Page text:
To most people, Charles Roach was a lawyer and civil rights activist who did not hesitate to organize marches and demonstrations for equal opportunity.
There was another side of the late Black Action Defence Committee (BADC) co-founder that few knew.
Roach, who succumbed to a malignant brain tumour last October 2, was an artist, poet and musician. Some of his poems and paintings are captured in a new book – Rhapso Prosodies – that was officially launched last Friday night.
“His poetry was infused with his music and prosides means the lyrics and the sound of poetry,” said his daughter, Dawn Roach-Bowen. “Many of these poems are musical in form and we hope people will enjoy them and the paintings.”
In the book’s prologue, University of Toronto professor emeritus Dr. Keith Ellis said Roach developed his considerable multi-faced talent into intelligent and courageous ways to be humane.
“If his multiple generous activities spring from his core insistence that law and justice should be inextricably bound together, one of the vehicles he employed to condemn the violations of justice was poetry,” said Ellis who taught Latin American Literature & Culture at U of T for 37 years and is one of the few scholars to be awarded an honorary doctorate by the University of Havana. “Well known in the community for being one of the chief architects of the renaissance of its artistic endeavours and of its poetry in particular, his own poetry is perhaps not as well-known as it eminently deserves to be. The volume of 38 poems is a powerful summation and testament to the integrity with which Charlie carried out the mission of his life.
“Ever the true artist, he recognizes the fact that his poems should not merely instruct, but that they should instruct pleasurably. Thus we find in them the attractive rhythm that attests to his Trinidadian roots, the sharp wit that brightens them, rhyme that in its richness makes them sparkle and the sense of satisfaction they evoke because they derive from a community of superior values.
“In their fluidity, these poems entice the reader into being a part of the frequent refrains. This book immortalizes Charlie’s discerning vision and his penetrating voice that summons us to continue his useful and virtuous poetic practice which bears the mark of such predecessors as Jose Marti, Pablo Neruda and Nicolas Guillen.”
Miguel San Vicente and his wife Itah Sadu, the co-owners of A Different Booklist, published the book under their label, A Different Publisher.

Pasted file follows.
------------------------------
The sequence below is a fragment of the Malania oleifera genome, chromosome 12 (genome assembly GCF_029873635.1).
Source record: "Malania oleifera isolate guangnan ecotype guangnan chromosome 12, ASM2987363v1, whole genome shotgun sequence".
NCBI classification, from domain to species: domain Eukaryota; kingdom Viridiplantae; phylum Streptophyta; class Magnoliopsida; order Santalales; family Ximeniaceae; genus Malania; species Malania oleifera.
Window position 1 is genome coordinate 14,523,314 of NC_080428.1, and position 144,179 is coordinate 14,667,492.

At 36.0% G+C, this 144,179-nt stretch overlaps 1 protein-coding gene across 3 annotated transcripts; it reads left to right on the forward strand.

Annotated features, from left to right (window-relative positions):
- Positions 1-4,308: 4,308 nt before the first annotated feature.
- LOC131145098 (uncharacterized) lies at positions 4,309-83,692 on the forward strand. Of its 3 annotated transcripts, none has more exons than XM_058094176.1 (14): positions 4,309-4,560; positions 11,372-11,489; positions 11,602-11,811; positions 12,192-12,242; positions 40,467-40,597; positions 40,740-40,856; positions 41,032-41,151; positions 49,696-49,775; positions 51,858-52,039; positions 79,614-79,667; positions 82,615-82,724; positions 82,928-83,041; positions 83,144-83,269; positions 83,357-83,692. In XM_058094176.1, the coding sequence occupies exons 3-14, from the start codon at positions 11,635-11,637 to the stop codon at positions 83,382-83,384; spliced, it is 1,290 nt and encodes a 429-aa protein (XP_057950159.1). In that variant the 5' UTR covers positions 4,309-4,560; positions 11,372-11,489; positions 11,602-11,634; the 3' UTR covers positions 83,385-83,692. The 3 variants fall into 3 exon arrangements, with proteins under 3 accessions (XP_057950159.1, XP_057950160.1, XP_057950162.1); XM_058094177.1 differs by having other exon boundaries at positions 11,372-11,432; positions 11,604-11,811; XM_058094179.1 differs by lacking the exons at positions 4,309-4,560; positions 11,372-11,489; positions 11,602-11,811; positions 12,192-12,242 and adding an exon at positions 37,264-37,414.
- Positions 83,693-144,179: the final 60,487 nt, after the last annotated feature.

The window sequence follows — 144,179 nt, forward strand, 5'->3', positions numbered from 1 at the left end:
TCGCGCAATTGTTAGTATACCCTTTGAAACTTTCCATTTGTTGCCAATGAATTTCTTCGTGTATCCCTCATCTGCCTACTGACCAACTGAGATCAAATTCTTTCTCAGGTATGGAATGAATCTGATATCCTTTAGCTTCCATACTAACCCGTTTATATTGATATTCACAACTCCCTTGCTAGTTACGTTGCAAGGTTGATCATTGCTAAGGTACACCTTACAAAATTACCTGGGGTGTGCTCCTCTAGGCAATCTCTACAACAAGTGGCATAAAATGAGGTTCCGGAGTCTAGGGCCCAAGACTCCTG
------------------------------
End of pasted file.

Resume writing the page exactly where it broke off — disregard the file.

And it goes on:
“We felt it would be good to have some of Charlie’s work documented in book form,” said Sadu. “He had put together at some point this collection of poems for his family and they were well received. In his twilight years, he yearned for them to be published and Miguel made a commitment to him before he died that it would be done. Charlie was involved with this book every step of the way and the decision was made to use his paintings as a backdrop. These poems could be used in a political context and they are really songs. His many lives converge in this publication.”
Roach’s daughters, Dawn, Kike and Sunset, read one of the poems – Free the land from Bigotry – at the launch.
A Toronto District School Board educator, Sunset said the family is still grieving the loss of Roach who was also a bandleader in the city in the 1950s and early 60s.
“It seems like only yesterday he was around,” she said. “With all the things that are happening in the world, I want to talk to him and hear some of his views.
“Just recently, I heard on the radio that the government has said it’s a limitation of one’s liberties to swear allegiance to the Queen, but it’s a sacrifice that people coming here by choice have to make. I think he would not be happy to hear that and I am not happy with it. He was a man ahead of his time and we were just fortunate to have him as our father.”
A Canadian resident for 57 years, Roach died without becoming a Canadian citizen because of his refusal to pledge allegiance to the Queen which is a requirement for all citizenship candidates over the age of 14.
Just hours before last Friday’s book launch, an Ontario Court ruled that the oath of citizenship that new Canadians must swear to the Queen does not violate anyone’s rights to free expression. Three permanent residents, including a Jamaican Rastafarian, challenged the oath of loyalty as an affront to their beliefs.
In his ruling, Ontario Superior Court Justice Edward Morgan said the oath of citizenship is a form of compelled speech.
Part of the proceeds from the book’s first printing will be donated to BADC.
The book, which costs $15, is available at A Different Booklist, 746 Bathurst Street.